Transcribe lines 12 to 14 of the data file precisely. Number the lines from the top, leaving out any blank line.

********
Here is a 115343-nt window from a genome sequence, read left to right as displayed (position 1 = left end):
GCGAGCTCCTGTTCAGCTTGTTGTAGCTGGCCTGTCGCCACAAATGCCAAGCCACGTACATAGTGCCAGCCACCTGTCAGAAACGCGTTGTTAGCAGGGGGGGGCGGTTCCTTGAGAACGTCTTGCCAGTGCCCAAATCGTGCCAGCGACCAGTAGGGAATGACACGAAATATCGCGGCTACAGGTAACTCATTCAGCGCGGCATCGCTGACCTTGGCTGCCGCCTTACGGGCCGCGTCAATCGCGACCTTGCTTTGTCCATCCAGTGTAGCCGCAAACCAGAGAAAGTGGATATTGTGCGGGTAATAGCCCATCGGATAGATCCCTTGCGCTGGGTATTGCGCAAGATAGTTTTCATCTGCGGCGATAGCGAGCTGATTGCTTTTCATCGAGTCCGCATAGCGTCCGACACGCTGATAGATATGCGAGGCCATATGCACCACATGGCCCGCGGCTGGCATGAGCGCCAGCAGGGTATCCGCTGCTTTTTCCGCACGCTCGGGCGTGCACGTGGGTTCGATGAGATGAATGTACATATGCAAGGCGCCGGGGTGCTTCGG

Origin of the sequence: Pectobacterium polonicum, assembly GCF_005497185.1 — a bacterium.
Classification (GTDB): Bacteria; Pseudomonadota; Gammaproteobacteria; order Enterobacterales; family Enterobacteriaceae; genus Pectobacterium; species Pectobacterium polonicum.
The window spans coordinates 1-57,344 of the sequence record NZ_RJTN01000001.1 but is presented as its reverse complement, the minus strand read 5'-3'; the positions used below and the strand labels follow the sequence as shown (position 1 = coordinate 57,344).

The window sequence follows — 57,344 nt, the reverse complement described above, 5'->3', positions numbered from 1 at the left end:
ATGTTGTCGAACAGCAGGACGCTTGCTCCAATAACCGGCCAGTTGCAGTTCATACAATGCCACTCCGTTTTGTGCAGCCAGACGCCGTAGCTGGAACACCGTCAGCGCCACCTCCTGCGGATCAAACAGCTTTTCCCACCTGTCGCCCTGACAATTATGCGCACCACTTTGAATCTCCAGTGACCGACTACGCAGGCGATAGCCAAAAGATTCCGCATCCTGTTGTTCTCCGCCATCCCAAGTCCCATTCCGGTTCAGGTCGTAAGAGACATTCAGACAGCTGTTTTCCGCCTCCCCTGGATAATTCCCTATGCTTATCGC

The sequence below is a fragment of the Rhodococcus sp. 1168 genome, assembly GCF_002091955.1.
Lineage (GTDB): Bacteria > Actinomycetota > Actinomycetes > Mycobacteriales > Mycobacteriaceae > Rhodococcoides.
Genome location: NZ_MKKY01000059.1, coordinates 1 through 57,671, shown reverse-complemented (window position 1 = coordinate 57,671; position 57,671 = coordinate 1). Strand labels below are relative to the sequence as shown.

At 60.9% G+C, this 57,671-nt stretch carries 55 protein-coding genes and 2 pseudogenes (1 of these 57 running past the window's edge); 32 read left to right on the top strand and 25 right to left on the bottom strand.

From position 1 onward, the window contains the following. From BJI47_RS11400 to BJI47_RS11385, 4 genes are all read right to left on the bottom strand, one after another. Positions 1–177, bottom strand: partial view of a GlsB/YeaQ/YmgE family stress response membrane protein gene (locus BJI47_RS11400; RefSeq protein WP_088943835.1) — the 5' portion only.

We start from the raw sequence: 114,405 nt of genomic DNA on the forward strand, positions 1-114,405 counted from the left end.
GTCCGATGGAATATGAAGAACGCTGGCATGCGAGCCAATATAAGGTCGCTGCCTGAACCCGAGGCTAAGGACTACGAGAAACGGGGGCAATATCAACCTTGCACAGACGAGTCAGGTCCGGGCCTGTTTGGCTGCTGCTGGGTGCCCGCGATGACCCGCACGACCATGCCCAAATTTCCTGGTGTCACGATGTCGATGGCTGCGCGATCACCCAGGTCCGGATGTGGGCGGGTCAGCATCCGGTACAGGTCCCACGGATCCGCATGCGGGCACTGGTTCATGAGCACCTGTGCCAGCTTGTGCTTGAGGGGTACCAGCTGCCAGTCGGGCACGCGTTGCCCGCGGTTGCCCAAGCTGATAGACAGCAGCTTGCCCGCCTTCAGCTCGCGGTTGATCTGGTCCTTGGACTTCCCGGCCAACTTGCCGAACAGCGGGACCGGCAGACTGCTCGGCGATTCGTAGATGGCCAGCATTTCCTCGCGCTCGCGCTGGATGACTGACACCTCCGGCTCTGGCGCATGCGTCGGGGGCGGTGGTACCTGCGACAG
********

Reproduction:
From position 1 onward, the window contains the following. From BJI47_RS11400 to BJI47_RS11385, 4 genes are all read right to left on the bottom strand, one after another. Positions 1–177, bottom strand: partial view of a GlsB/YeaQ/YmgE family stress response membrane protein gene (locus BJI47_RS11400; RefSeq protein WP_088943835.1) — the 5' portion only.

We start from the raw sequence: 114,405 nt of genomic DNA on the forward strand, positions 1-114,405 counted from the left end.
GTCCGATGGAATATGAAGAACGCTGGCATGCGAGCCAATATAAGGTCGCTGCCTGAACCCGAGGCTAAGGACTACGAGAAACGGGGGCAATATCAACCTTGCACAGACGAGTCAGGTCCGGGCCTGTTTGGCTGCTGCTGGGTGCCCGCGATGACCCGCACGACCATGCCCAAATTTCCTGGTGTCACGATGTCGATGGCTGCGCGATCACCCAGGTCCGGATGTGGGCGGGTCAGCATCCGGTACAGGTCCCACGGATCCGCATGCGGGCACTGGTTCATGAGCACCTGTGCCAGCTTGTGCTTGAGGGGTACCAGCTGCCAGTCGGGCACGCGTTGCCCGCGGTTGCCCAAGCTGATAGACAGCAGCTTGCCCGCCTTCAGCTCGCGGTTGATCTGGTCCTTGGACTTCCCGGCCAACTTGCCGAACAGCGGGACCGGCAGACTGCTCGGCGATTCGTAGATGGCCAGCATTTCCTCGCGCTCGCGCTGGATGACTGACACCTCCGGCTCTGGCGCATGCGTCGGGGGCGGTGGTACCTGCGACAG